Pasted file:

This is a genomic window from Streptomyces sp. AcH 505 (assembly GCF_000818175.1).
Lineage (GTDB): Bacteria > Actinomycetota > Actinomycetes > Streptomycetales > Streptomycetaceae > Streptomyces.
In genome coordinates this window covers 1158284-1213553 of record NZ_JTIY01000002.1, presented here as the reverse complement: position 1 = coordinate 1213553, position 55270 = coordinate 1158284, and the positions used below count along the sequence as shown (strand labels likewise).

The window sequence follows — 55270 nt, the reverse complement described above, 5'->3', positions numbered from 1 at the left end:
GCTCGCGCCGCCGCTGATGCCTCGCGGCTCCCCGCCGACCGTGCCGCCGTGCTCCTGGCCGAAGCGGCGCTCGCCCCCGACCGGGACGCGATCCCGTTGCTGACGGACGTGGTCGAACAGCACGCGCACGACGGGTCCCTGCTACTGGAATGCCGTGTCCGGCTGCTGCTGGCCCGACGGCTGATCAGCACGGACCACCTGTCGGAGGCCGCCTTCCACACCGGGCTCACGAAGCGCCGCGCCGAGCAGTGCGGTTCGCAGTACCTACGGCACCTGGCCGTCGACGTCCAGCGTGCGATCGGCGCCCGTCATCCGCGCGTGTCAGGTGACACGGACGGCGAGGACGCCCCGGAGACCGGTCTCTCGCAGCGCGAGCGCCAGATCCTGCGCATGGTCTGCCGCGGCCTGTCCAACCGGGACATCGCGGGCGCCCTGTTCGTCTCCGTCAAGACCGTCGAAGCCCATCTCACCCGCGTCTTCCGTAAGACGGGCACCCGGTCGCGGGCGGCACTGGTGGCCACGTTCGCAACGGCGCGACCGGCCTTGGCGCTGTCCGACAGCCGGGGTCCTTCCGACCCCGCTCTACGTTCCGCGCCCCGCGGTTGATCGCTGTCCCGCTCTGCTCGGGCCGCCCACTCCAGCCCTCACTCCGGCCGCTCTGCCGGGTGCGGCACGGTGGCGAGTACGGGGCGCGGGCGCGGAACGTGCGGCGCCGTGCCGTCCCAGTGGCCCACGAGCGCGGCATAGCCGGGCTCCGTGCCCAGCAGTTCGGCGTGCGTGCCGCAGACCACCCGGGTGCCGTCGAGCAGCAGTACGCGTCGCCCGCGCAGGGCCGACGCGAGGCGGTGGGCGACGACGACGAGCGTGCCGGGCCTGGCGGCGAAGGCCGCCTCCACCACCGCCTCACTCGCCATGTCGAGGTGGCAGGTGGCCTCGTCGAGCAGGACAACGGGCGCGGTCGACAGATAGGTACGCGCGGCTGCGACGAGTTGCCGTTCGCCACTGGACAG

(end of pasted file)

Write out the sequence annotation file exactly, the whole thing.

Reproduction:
This is a genomic window from Streptomyces sp. AcH 505 (assembly GCF_000818175.1).
Lineage (GTDB): Bacteria > Actinomycetota > Actinomycetes > Streptomycetales > Streptomycetaceae > Streptomyces.
In genome coordinates this window covers 1158284-1213553 of record NZ_JTIY01000002.1, presented here as the reverse complement: position 1 = coordinate 1213553, position 55270 = coordinate 1158284, and the positions used below count along the sequence as shown (strand labels likewise).

The window sequence follows — 55270 nt, the reverse complement described above, 5'->3', positions numbered from 1 at the left end:
GCTCGCGCCGCCGCTGATGCCTCGCGGCTCCCCGCCGACCGTGCCGCCGTGCTCCTGGCCGAAGCGGCGCTCGCCCCCGACCGGGACGCGATCCCGTTGCTGACGGACGTGGTCGAACAGCACGCGCACGACGGGTCCCTGCTACTGGAATGCCGTGTCCGGCTGCTGCTGGCCCGACGGCTGATCAGCACGGACCACCTGTCGGAGGCCGCCTTCCACACCGGGCTCACGAAGCGCCGCGCCGAGCAGTGCGGTTCGCAGTACCTACGGCACCTGGCCGTCGACGTCCAGCGTGCGATCGGCGCCCGTCATCCGCGCGTGTCAGGTGACACGGACGGCGAGGACGCCCCGGAGACCGGTCTCTCGCAGCGCGAGCGCCAGATCCTGCGCATGGTCTGCCGCGGCCTGTCCAACCGGGACATCGCGGGCGCCCTGTTCGTCTCCGTCAAGACCGTCGAAGCCCATCTCACCCGCGTCTTCCGTAAGACGGGCACCCGGTCGCGGGCGGCACTGGTGGCCACGTTCGCAACGGCGCGACCGGCCTTGGCGCTGTCCGACAGCCGGGGTCCTTCCGACCCCGCTCTACGTTCCGCGCCCCGCGGTTGATCGCTGTCCCGCTCTGCTCGGGCCGCCCACTCCAGCCCTCACTCCGGCCGCTCTGCCGGGTGCGGCACGGTGGCGAGTACGGGGCGCGGGCGCGGAACGTGCGGCGCCGTGCCGTCCCAGTGGCCCACGAGCGCGGCATAGCCGGGCTCCGTGCCCAGCAGTTCGGCGTGCGTGCCGCAGACCACCCGGGTGCCGTCGAGCAGCAGTACGCGTCGCCCGCGCAGGGCCGACGCGAGGCGGTGGGCGACGACGACGAGCGTGCCGGGCCTGGCGGCGAAGGCCGCCTCCACCACCGCCTCACTCGCCATGTCGAGGTGGCAGGTGGCCTCGTCGAGCAGGACAACGGGCGCGGTCGACAGATAGGTACGCGCGGCTGCGACGAGTTGCCGTTCGCCACTGGACAG